Director Francis Lawrence first came to the “Hunger Games” franchise in 2013 for “The Hunger Games: Catching Fire,” and he’s helmed every movie in the series since. His latest entry is “The Hunger Games: The Ballad of Songbirds and Snakes,” the fifth film in the franchise and Lawrence’s fourth. Set over 60 years before the events of the first film, “Songbirds and Snakes” retains the spirit of the earlier movies while crafting its own aesthetic. As Lawrence told IndieWire’s Filmmaker Toolkit podcast, its prequel status meant he wasn’t beholden to anything previously established in the series.
“I think that gave us the freedom to take it in a very different direction aesthetically,” Lawrence said. “It’s, in essence, a period piece.” Lawrence and his department heads took their cues from reconstruction-era Berlin for the visual design, which is given an added layer of verisimilitude by the fact that there are virtually no sets — everything was shot on location in Poland and Germany. “It’s always important to me to have as many real places as possible so that it’s immersive for the actors.” The key for Lawrence was showcasing those locations while keeping close to the actors, putting the characters in the context of their surroundings and in relation to each other; to do so, he continued developing an approach that began on his first “Hunger Games” movie.
More from IndieWire
“Working with the fantastic actors in these movies has taught me to think a little less visually and a little more like an actor,” Lawrence said. “I’m not putting shots first, I’m trying to focus on what feels believable and natural and interesting and serves the emotional value of the scene.” Rather than move the actors for the sake of a visual, Lawrence designs the shots around how the characters would naturally behave and move, utilizing wide-angle lenses that keep them situated in their environment. “I like an audience to feel intimate with the actors, and when you use wide-angle lenses you maintain a sense of geography and scale as opposed to a long lens that compresses everything and throws everything out of focus to isolate a character. The environment vanishes, and I feel that, subconsciously, audiences feel the distance.”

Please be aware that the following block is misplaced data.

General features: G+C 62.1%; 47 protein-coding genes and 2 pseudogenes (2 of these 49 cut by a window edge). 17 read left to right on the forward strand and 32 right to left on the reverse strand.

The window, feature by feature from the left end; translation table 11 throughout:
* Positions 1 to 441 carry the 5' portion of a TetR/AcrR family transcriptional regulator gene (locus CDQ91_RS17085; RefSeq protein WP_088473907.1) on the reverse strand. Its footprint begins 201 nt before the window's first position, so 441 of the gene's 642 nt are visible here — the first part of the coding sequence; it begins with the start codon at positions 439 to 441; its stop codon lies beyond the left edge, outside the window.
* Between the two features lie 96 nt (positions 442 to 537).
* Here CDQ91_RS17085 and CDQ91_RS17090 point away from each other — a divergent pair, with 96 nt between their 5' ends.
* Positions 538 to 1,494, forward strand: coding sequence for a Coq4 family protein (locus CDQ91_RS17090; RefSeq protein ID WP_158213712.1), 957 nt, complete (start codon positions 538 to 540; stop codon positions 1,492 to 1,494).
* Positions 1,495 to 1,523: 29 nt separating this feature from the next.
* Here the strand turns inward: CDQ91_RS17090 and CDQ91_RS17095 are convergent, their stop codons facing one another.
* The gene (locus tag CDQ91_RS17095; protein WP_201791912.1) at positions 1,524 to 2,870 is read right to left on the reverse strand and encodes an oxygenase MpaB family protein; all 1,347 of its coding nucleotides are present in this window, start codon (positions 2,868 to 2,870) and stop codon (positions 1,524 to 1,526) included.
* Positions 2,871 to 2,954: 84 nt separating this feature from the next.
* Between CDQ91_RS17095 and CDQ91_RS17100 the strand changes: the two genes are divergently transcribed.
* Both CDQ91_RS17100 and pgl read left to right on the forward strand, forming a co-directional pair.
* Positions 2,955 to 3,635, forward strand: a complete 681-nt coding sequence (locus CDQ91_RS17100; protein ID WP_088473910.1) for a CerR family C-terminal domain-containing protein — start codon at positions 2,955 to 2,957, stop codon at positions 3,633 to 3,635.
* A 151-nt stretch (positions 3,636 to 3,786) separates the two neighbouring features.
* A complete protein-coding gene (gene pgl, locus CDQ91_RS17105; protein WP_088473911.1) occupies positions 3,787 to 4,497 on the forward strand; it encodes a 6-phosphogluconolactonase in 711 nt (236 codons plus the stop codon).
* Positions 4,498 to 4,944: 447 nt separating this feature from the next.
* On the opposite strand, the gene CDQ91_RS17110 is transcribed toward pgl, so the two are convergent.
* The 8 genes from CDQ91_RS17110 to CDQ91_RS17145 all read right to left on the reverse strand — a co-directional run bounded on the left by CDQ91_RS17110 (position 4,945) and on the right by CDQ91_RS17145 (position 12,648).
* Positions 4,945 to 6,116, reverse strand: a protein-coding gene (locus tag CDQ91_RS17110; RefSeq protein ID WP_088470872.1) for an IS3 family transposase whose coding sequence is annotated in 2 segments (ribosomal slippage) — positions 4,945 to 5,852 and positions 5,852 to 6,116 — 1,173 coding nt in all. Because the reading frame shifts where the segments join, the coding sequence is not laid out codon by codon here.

Although “Catching Fire” was captured on film, every subsequent “Hunger Games” movie was shot in a digital format with a steady evolution in Lawrence and cinematographer Jo Willems’ approach. The major development for Lawrence came after shooting on a large format Alexa while directing Apple TV+’s series “See.” “We started using the 65mm sensor, and I fell in love with how different the depth of field is and how the lenses for that camera go much wider without warping people’s faces,” Lawrence said. “You really get that intimacy and maintain scope at the same time.” Lawrence and Willems shot “Songbirds and Snakes” on an Alexa LF mini, which allowed them to capture that juxtaposition of the intimate and the epic more effectively than ever. “You can bring the cameras much closer to people without worrying about their noses getting too big and all of that,” Lawrence said. “And there’s a textural quality that comes with the depth of field.”
Even after four “Hunger Games” movies, Lawrence hasn’t lost his appetite for the series — he’s just waiting for novelist Suzanne Collins to write more books. “I know Nina [Jacobson, the movie’s producer] and I don’t want to develop anything without her,” Lawrence said. “If there’s another ‘Hunger Games’ movie, it’s up to Suzanne. If she writes another book, then I’m in.”
Best of IndieWire